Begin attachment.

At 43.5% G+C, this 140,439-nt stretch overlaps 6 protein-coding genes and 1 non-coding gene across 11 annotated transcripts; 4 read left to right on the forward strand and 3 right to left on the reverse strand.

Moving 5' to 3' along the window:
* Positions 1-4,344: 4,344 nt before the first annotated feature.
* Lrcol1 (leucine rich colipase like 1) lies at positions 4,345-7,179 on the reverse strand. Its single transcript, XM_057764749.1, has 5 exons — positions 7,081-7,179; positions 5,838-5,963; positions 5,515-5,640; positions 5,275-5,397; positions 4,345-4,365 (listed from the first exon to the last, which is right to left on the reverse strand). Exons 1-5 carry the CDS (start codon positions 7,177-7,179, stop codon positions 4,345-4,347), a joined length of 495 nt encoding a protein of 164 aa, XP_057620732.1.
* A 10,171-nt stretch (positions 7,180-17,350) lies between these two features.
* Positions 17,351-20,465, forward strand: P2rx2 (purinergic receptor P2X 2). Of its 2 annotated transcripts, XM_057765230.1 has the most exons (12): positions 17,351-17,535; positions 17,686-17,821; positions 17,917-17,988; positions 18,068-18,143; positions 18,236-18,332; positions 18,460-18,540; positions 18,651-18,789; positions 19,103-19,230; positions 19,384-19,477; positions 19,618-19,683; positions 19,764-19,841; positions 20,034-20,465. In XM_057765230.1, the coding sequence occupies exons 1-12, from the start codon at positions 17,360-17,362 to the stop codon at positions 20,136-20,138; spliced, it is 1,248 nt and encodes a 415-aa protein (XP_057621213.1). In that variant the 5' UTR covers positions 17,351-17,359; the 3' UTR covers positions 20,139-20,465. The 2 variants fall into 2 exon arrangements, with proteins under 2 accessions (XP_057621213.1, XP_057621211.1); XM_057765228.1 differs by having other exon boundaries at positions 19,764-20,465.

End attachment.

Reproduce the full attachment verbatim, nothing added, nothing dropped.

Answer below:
At 43.5% G+C, this 140,439-nt stretch overlaps 6 protein-coding genes and 1 non-coding gene across 11 annotated transcripts; 4 read left to right on the forward strand and 3 right to left on the reverse strand.

Moving 5' to 3' along the window:
* Positions 1-4,344: 4,344 nt before the first annotated feature.
* Lrcol1 (leucine rich colipase like 1) lies at positions 4,345-7,179 on the reverse strand. Its single transcript, XM_057764749.1, has 5 exons — positions 7,081-7,179; positions 5,838-5,963; positions 5,515-5,640; positions 5,275-5,397; positions 4,345-4,365 (listed from the first exon to the last, which is right to left on the reverse strand). Exons 1-5 carry the CDS (start codon positions 7,177-7,179, stop codon positions 4,345-4,347), a joined length of 495 nt encoding a protein of 164 aa, XP_057620732.1.
* A 10,171-nt stretch (positions 7,180-17,350) lies between these two features.
* Positions 17,351-20,465, forward strand: P2rx2 (purinergic receptor P2X 2). Of its 2 annotated transcripts, XM_057765230.1 has the most exons (12): positions 17,351-17,535; positions 17,686-17,821; positions 17,917-17,988; positions 18,068-18,143; positions 18,236-18,332; positions 18,460-18,540; positions 18,651-18,789; positions 19,103-19,230; positions 19,384-19,477; positions 19,618-19,683; positions 19,764-19,841; positions 20,034-20,465. In XM_057765230.1, the coding sequence occupies exons 1-12, from the start codon at positions 17,360-17,362 to the stop codon at positions 20,136-20,138; spliced, it is 1,248 nt and encodes a 415-aa protein (XP_057621213.1). In that variant the 5' UTR covers positions 17,351-17,359; the 3' UTR covers positions 20,139-20,465. The 2 variants fall into 2 exon arrangements, with proteins under 2 accessions (XP_057621213.1, XP_057621211.1); XM_057765228.1 differs by having other exon boundaries at positions 19,764-20,465.